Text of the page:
Go World Cup: Where you can catch the World Cup
by Greg Olson
Jun 03, 2010 | 6913 views | 1 1 comments | 81 81 recommendations | email to a friend | print
The World Cup is a global event, because people from all over the planet participate simultaneously via television. About 90,000 will be physically present at the World Cup on July 11, but hundreds of millions of people will watch the tournament on television.

To study the World Cup viewing phenomenon, soccer writer David Winner traveled extensively, visiting four continents in 2006. He viewed games on monstrously large screens in public streets, as well as in friends’ homes and in pubs. He learned that each culture he visited had a unique way of experiencing the tournament.

During that same 2006 World Cup, I was stuck in the Boston airport while France and Brazil played. A bar had the game on television, and the travelers stood 10 deep outside the packed establishment to watch the beloved Brazilians — that’s who most were pulling for — go down in a narrow 1-0 defeat. While watching the game over a bloke’s right shoulder wasn’t ideal, the energy of the crowd was invigorating. Each opportunity at goal was met with “oohs” and “ahhs.”

Both Winner and I found out that there’s something electrifying about watching the games with a crowd.

Where, then, I asked, can a person in Santa Cruz County find some “atmosphere” of the sort Winner and I experienced in 2006? I’ve sent e-mails and made calls to various businesses I thought might provide a good environment and asked them to describe their World Cup ambiance. Here are some options for you:

**Britannia Arms (8017 Soquel Drive, in Aptos, 206-2260) is a British-style pub that will show nearly all the World Cup games, most live and some recorded to allow for optimal viewing times (i.e., not 4:30 a.m.!). The establishment has 12 TVs and a 12-by-12-foot movie-theater-type screen. Although it’s a pub, all ages are welcome during game times. This will certainly provide a great environment to view the U.S. vs. England on July 12, but Andy, the owner, advises that folks show up early.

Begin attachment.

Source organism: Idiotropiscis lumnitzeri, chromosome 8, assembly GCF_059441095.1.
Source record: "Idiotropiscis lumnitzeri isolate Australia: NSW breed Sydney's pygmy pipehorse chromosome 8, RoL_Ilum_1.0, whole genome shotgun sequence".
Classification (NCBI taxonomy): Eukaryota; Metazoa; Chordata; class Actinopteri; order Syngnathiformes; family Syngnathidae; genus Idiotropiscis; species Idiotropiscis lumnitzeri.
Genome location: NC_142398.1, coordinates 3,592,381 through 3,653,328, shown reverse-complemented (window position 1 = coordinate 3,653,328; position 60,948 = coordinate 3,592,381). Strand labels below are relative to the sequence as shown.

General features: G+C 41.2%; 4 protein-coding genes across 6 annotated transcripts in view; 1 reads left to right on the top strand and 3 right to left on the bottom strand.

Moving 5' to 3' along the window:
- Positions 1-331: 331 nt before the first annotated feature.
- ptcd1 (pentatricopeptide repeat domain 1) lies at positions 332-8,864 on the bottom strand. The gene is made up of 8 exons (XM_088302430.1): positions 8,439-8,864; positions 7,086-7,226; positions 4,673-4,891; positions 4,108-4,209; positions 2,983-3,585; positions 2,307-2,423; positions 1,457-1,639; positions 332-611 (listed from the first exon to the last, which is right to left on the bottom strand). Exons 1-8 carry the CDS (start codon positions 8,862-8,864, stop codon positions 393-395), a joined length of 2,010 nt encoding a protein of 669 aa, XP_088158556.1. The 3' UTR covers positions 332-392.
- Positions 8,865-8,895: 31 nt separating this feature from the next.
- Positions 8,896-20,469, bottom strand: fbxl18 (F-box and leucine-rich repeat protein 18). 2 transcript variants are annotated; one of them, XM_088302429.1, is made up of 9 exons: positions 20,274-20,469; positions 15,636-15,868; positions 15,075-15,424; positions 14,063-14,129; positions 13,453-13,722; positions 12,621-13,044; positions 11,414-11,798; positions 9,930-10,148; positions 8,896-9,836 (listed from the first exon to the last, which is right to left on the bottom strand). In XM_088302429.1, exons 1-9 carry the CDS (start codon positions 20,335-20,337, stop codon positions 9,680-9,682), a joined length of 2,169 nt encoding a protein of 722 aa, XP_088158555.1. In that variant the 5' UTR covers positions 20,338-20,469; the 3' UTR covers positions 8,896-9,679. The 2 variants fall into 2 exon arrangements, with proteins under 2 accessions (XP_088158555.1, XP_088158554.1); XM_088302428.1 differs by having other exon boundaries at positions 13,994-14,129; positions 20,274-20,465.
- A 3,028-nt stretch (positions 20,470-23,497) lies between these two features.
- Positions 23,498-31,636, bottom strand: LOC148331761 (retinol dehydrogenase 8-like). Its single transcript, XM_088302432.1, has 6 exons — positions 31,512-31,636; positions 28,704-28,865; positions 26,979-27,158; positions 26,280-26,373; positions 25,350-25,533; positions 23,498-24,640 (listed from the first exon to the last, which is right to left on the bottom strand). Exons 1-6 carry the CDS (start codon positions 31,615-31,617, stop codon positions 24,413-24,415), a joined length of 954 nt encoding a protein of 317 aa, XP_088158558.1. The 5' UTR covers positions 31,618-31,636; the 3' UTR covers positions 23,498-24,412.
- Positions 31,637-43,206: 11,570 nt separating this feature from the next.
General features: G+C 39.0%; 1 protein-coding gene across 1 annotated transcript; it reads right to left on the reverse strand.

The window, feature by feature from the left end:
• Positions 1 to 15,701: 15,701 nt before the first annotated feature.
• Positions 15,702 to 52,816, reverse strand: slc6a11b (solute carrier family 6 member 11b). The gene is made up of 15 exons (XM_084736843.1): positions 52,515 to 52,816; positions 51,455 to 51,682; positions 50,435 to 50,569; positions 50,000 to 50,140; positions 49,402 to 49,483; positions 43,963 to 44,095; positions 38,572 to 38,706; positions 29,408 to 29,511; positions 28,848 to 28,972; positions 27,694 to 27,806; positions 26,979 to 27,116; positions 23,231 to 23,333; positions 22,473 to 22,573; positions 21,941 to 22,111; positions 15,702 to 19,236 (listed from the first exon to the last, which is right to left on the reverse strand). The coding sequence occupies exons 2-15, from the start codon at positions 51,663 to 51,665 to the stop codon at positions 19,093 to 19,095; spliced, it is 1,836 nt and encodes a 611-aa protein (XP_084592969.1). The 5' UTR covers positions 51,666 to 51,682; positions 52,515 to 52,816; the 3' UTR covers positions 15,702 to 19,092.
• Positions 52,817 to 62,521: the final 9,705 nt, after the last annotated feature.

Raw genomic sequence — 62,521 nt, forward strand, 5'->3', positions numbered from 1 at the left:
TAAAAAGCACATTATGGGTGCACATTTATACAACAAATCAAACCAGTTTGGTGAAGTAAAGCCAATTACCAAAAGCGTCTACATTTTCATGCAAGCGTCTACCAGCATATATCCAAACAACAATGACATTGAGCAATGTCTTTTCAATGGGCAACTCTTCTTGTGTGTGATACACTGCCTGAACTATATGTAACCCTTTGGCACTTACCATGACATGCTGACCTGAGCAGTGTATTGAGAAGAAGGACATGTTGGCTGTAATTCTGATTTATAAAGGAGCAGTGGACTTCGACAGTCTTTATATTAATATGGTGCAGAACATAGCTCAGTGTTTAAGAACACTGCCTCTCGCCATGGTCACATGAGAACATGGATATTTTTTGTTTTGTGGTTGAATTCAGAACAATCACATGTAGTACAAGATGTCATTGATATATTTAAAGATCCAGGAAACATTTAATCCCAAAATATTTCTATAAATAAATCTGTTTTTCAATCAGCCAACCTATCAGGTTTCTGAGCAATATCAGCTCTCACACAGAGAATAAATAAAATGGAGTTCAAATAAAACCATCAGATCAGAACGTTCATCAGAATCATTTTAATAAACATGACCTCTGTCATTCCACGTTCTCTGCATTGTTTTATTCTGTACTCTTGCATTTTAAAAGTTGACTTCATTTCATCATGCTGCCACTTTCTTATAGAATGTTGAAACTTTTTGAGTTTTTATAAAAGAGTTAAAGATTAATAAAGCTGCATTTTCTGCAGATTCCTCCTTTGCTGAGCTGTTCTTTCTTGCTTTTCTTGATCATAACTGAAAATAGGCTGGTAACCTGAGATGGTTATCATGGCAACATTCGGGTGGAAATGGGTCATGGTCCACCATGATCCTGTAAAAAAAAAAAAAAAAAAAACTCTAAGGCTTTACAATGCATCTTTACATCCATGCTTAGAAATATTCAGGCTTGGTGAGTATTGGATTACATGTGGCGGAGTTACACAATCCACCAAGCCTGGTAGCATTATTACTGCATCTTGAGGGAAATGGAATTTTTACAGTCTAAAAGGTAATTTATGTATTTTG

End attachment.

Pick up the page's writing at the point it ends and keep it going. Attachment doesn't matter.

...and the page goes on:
**Although Café Brasil (410 Mission St., in Santa Cruz, 429-1855) will show only the Brazilian games, it will be a great place to watch them. The eatery has TVs inside the restaurant, where it will serve Brazilian cuisine from its regular menu, as well as a large screen TV “out back,” where servers will offer barbecue. The management told me the place fills up very quickly, but in the back, there is always room for one more. On June 15, you might want to head down to Santa Cruz to catch Brazil’s opening match against North Korea at 11:30 a.m.

**If you’re working in Scotts Valley and want to catch a game at lunch, let me suggest Tony and Albas (226 Mount Hermon Road, in Scotts Valley, 439-9999). They have great food, are involved in the community and offer a special for the tournament. Just say “World Cup” when ordering your meal, and you’ll save 10 percent. Stop by and pick up a schedule of the games they’ll be covering.

n Of course, you don’t have to go out to get that invigorating World Cup experience. You can make your own atmosphere. The World Cup offers all of us the perfect excuse to invite friends and neighbors over. I plan to ask the players and parents of the soccer team I coach (9- and 10-year-old-boys — go Wolverines!) to come over for a few games. You could even invite some co-workers over for breakfast or an extended lunch — with the boss’ permission, of course.

If you want to be a bit more creative, you could have a thematic get-together in which guests bring ethnic foods based on the countries playing. Who knows? You might like a Vegemite sandwich with a side of bratwurst. You can find out as Australia plays Germany at 11:30 a.m. June 13.

Greg Olson has taught history for 11 years at Baymonte Christian School in Scotts Valley. He has played soccer for more than 30 years and coached for nearly 20. He earned his doctorate in history from Claremont Graduate University in 2008.
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June 03, 2010
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